So no, the ECJ or ECHR are NOT an equivalent of the United States Supreme Court.

If their findings are binding against member states and the courts thereof, and there is no higher court, then I'd disagree. So what court is higher than the ECJ/ECHR?

Re:How are they going to get proof? (1)

sabri (584428) | about a month and a half ago | (#47372717)

If the ECJ rules something, the EU Member State must abide by that ruling, even if a more local court has already ruled differently? If so, then the ECJ is a superior court. If there is no court above which can be petitioned to hear the matter, they they are the supreme court.

I totally follow your line of thinking, I just slightly disagree. The EU is a not a country. It is a group of countries which have a bunch of treaties together, making them close friends. The ECJ hears and rules on disagreements between countries.

The ECHR only rules based on the ECHR, and can only marginally touch the "local" member states' parliaments decisions (local laws) and practices.

The SCOTUS is the highest legal authority for a federation. If you'd like a EU comparison: Germany is a federation. The SCOTUS makes decisions based on the US constitution, not on a bunch of treaties between member states.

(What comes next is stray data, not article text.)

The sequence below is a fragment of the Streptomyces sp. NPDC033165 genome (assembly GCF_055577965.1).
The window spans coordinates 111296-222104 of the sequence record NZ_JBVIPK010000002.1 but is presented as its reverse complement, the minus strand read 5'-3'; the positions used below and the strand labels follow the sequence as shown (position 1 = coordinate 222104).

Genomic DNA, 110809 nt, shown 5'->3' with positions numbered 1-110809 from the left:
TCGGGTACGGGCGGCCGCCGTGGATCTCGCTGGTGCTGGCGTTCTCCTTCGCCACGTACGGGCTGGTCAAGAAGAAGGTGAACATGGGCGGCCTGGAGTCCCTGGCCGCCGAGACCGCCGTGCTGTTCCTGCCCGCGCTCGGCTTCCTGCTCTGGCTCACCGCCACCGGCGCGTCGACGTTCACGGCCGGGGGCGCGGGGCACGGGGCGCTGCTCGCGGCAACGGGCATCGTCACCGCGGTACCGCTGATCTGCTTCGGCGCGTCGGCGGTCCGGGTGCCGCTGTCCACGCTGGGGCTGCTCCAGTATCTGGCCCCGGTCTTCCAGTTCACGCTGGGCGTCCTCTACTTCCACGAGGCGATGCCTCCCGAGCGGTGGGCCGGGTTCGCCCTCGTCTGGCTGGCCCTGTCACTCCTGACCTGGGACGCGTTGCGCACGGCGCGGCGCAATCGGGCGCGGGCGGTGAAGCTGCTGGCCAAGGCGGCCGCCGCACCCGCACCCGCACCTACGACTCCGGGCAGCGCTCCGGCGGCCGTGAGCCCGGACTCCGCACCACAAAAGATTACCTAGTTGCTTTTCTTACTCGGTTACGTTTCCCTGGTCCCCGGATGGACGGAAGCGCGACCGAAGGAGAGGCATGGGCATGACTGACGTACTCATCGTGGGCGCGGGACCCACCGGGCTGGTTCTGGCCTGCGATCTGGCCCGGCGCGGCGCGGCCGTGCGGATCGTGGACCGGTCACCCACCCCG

Now of course, you can go back and say "that's not what I intended to say", but in that case I'd like to refer you to the original message I was responding to which said:

the EU supreme court

and my simple response was "there is no such thing as the EU supreme court". And I'll happily stand by that. No single court has been appointed the Supreme Court of the European Union, with jurisdiction of every legal matter in the EU. SCOTUS does have jurisdiction over pretty much every legal matter in the US. And that is what I pointed out.

Re:How are they going to get proof? (1)

AK Marc (707885) | about a month and a half ago | (#47373035)

The SCOTUS makes decisions based on the US constitution, not on a bunch of treaties between member states.

The US Constitution is a treaty between 13 original sovereign states. The members of the EU are called "member States" and the members of the USA are called states.